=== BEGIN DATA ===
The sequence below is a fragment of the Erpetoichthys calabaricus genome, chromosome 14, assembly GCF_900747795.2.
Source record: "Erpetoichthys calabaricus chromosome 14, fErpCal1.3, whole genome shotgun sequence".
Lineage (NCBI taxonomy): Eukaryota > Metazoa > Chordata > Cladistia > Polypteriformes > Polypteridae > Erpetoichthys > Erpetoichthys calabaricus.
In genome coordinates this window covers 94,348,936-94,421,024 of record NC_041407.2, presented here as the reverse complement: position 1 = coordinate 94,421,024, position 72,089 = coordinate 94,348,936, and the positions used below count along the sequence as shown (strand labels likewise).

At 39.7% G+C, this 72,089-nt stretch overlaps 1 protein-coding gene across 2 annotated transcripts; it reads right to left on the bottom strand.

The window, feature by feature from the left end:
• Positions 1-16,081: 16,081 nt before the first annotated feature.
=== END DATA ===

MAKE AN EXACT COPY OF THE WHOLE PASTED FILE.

The sequence below is a fragment of the Erpetoichthys calabaricus genome, chromosome 14, assembly GCF_900747795.2.
Source record: "Erpetoichthys calabaricus chromosome 14, fErpCal1.3, whole genome shotgun sequence".
Lineage (NCBI taxonomy): Eukaryota > Metazoa > Chordata > Cladistia > Polypteriformes > Polypteridae > Erpetoichthys > Erpetoichthys calabaricus.
In genome coordinates this window covers 94,348,936-94,421,024 of record NC_041407.2, presented here as the reverse complement: position 1 = coordinate 94,421,024, position 72,089 = coordinate 94,348,936, and the positions used below count along the sequence as shown (strand labels likewise).

At 39.7% G+C, this 72,089-nt stretch overlaps 1 protein-coding gene across 2 annotated transcripts; it reads right to left on the bottom strand.

The window, feature by feature from the left end:
• Positions 1-16,081: 16,081 nt before the first annotated feature.